Friday, August 29, 2008

Revisiting the story of Nephi bursting his bands

Today I noticed something I hadn’t before. Remember the story of Nephi praying to burst the ropes that he was tied with when his brothers had tied him up and wanted to leave him to be eaten to wild beasts?
But it came to pass that I prayed unto the Lord, saying: O Lord, according to my faith which is in thee, wilt thou deliver me from the hands of my brethren; yea, even give me strength that I may burst these bands with which I am bound. (1 Nephi 7:17)
Before today, I always thought that Nephi was just praying to bursting his bands. Today, I realized that if he had only burst the ropes, that didn’t necessarily mean that he was saved…
18 And it came to pass that when I had said these words, behold, the bands were loosed from off my hands and feet, and I stood before my brethren, and I spake unto them again.
19 And it came to pass that they were angry with me again, and sought to lay hands upon me… (I Nephi 7:18-19)
Nephi wasn’t necessarily saved, because his brothers could tie him up again. It could have turned into a comical cycle without additional help—tie up, burst bands, tie up, burst bands, tie up, burst bands—until his brothers get tired of it and kill him.

No, when the Lord delivers people, He doesn’t go halfway. How does the Lord completely save Nephi?
…but behold, one of the daughters of Ishmael, yea, and also her mother, and one of the sons of Ishmael, did plead with my brethren, insomuch that they did soften their hearts; and they did cease striving to take away my life.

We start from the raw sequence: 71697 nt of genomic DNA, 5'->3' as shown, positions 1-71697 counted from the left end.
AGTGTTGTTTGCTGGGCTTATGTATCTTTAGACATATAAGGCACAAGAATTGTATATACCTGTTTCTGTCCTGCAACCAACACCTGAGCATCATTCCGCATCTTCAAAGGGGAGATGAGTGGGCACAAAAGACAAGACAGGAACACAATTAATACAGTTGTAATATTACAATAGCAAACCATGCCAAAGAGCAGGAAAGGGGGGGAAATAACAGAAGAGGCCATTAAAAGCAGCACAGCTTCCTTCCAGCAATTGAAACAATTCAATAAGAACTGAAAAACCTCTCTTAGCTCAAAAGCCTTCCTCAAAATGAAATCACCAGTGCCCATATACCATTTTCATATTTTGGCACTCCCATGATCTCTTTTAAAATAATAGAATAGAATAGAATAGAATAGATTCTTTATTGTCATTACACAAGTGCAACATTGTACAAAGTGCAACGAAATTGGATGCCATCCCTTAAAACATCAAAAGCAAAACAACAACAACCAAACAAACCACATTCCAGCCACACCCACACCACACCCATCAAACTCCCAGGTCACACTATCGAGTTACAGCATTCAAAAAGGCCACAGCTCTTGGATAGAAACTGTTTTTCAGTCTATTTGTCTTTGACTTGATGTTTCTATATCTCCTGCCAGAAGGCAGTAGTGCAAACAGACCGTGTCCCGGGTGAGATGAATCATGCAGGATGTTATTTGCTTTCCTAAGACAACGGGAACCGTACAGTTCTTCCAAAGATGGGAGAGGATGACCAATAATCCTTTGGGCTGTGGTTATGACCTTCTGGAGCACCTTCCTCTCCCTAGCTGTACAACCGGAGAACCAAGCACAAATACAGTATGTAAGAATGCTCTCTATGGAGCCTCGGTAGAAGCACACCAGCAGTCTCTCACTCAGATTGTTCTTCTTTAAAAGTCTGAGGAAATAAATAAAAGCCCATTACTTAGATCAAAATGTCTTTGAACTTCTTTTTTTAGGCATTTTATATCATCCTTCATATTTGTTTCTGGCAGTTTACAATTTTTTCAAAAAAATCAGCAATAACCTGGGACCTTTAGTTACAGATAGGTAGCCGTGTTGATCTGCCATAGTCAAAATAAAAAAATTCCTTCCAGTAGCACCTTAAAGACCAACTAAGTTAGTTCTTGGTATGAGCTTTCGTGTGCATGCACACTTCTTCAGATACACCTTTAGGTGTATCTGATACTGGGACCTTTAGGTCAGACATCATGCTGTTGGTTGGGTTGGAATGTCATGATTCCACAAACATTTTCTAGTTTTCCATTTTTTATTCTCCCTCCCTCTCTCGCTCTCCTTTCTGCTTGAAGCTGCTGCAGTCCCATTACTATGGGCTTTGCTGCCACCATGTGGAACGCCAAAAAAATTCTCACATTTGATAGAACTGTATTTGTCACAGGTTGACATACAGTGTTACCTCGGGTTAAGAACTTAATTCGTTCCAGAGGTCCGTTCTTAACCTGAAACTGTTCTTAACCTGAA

20 And it came to pass that they were sorrowful, because of their wickedness, insomuch that they did bow down before me, and did plead with me that I would forgive them of the thing that they had done against me. (1 Nephi 7:19-20)
Lord completed Nephi’s deliverance by inspiring other people to speak to his brothers for him in such a way that his brothers were softened, realized the magnitude of their sin, and begged Nephi’s forgiveness. That change of attitude seems like it was the most effective deliverance.

If Nephi had had any less faith in the Lord’s power, it may not have happened that way. I notice that he prayed, “O Lord, according to my faith which is in thee, wilt thou deliver me…”

Something I wonder about is whether Nephi was envisioning deliverance in the way that it came, or whether he knew the Lord had the power to save him to the extent that Nephi envisioned himself finishing the journey side-by-side with his brothers and no hard feelings between them at all and didn’t worry about how that might come about.

Perhaps it was both, because he asked for a specific kind of deliverance—"give me strength that I may burst these bands with which I am bound"—but he also prayed for general deliverance “from the hands of my brethren”, which left it up to the Lord how that would be done.

If the Lord wanted to, He could have just inspired the same three people to speak for Nephi and then Laman and Lemuel would have untied Nephi themselves and Nephi wouldn’t have had to burst his bands. But the Lord was merciful to Nephi and wanted to grant Nephi deliverance in the way that Nephi wanted. Maybe because there was nothing wrong with Nephi bursting his bands in that situation. Maybe it would strengthen Nephi's testimony.

Something this teaches me is that it is good to have both general and specific aspects to my prayers. The general aspects give the Lord the freedom to bless me in a way that is best for me according to His much higher wisdom. The specific aspects can help me notice immediately how the Lord is answering my prayers and alert me to try to discern the other ways the Lord has blessed me.